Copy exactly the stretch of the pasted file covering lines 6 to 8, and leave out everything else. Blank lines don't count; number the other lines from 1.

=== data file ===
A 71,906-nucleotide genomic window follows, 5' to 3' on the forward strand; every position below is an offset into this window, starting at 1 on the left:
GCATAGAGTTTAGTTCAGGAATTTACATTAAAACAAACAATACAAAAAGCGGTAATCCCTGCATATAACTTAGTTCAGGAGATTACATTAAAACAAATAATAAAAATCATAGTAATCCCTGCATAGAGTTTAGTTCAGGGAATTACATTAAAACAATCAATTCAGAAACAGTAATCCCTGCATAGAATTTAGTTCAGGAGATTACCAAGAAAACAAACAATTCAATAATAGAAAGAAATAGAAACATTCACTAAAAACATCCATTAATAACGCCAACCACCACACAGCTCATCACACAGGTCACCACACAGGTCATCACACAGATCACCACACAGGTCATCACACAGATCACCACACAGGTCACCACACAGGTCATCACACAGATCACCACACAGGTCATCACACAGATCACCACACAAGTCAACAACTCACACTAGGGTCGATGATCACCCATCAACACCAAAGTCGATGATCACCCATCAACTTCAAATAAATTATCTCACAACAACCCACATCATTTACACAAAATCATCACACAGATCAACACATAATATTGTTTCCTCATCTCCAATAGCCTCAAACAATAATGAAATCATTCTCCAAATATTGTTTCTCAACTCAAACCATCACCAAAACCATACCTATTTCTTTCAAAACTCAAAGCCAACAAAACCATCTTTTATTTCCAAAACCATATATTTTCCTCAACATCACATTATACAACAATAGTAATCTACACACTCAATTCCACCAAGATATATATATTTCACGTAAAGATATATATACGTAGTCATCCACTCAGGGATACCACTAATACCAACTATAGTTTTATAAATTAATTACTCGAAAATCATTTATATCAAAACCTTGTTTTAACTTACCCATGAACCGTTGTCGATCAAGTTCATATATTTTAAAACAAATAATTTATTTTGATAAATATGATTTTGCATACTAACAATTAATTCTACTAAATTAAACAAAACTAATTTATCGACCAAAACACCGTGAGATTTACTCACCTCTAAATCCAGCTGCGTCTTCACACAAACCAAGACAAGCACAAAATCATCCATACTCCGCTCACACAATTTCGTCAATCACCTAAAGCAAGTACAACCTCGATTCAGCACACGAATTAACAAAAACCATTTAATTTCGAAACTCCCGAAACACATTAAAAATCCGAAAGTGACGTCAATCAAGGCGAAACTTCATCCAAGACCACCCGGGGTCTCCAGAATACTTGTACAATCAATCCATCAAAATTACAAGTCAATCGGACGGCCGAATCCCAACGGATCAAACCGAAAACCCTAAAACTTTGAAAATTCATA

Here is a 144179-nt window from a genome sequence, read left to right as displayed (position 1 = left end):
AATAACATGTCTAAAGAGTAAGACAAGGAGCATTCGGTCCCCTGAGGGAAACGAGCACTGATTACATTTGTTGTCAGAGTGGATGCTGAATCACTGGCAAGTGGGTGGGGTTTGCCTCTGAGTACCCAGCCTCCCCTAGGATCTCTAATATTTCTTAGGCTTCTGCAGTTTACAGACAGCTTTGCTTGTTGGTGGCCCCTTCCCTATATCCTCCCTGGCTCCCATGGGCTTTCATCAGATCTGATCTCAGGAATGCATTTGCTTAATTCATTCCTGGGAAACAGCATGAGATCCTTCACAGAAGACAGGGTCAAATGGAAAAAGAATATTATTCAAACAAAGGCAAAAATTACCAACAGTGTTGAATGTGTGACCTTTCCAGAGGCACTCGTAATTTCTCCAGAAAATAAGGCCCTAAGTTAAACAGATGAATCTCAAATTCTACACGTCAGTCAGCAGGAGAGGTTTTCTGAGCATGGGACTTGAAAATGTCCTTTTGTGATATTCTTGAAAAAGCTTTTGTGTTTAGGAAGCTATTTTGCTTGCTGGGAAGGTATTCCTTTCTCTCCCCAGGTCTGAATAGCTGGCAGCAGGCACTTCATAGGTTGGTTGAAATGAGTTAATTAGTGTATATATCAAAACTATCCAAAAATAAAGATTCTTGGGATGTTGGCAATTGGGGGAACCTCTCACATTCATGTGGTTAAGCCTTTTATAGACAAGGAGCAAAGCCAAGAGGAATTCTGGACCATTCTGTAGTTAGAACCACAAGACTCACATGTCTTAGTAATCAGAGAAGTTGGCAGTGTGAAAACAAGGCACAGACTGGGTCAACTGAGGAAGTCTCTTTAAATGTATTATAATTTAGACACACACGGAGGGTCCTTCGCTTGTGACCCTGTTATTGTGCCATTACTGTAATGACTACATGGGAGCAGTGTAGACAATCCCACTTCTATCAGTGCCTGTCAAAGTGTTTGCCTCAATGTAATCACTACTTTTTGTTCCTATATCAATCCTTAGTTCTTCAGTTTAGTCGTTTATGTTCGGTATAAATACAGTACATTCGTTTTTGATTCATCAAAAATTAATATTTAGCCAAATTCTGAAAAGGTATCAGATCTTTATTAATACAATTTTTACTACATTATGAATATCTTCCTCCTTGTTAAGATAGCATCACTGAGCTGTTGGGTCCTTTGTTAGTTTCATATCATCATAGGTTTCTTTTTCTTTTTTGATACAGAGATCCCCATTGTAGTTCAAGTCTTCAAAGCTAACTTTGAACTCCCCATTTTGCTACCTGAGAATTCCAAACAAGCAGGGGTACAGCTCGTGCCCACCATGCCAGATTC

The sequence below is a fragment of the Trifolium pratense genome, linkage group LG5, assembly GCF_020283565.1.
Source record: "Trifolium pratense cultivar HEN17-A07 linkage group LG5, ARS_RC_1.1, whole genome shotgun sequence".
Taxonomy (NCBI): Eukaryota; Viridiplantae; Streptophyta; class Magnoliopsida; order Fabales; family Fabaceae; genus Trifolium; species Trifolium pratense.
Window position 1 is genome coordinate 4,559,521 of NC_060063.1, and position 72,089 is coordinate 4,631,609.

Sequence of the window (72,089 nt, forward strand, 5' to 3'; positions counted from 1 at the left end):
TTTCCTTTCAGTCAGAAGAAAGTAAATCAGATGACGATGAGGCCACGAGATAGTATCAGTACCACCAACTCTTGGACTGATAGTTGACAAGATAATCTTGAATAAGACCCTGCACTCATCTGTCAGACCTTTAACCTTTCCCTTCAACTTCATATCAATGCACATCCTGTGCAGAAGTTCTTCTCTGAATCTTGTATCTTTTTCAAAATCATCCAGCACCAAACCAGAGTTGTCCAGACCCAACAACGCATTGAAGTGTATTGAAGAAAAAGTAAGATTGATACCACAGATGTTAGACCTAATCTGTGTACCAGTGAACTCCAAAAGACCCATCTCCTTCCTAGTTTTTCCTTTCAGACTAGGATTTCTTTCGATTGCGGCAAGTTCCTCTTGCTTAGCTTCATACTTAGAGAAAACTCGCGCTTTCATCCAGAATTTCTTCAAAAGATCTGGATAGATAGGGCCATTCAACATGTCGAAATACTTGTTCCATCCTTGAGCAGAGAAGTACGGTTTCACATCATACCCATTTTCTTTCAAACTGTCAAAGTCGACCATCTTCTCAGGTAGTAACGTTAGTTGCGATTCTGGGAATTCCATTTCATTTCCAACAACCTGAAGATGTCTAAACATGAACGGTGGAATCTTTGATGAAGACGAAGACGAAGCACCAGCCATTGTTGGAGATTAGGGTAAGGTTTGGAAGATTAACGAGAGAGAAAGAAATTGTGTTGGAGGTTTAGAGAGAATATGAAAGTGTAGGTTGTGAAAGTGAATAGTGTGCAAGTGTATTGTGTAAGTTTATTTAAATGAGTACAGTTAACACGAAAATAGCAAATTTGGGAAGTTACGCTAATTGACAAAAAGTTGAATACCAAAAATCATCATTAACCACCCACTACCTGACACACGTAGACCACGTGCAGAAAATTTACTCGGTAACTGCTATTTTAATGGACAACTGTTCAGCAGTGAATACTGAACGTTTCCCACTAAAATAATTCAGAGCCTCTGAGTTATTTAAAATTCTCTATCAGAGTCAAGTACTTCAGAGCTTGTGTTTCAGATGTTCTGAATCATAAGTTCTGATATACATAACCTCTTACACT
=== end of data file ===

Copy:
Source record: "Trifolium pratense cultivar HEN17-A07 linkage group LG5, ARS_RC_1.1, whole genome shotgun sequence".
Taxonomy (NCBI): Eukaryota; Viridiplantae; Streptophyta; class Magnoliopsida; order Fabales; family Fabaceae; genus Trifolium; species Trifolium pratense.
Window position 1 is genome coordinate 4,559,521 of NC_060063.1, and position 72,089 is coordinate 4,631,609.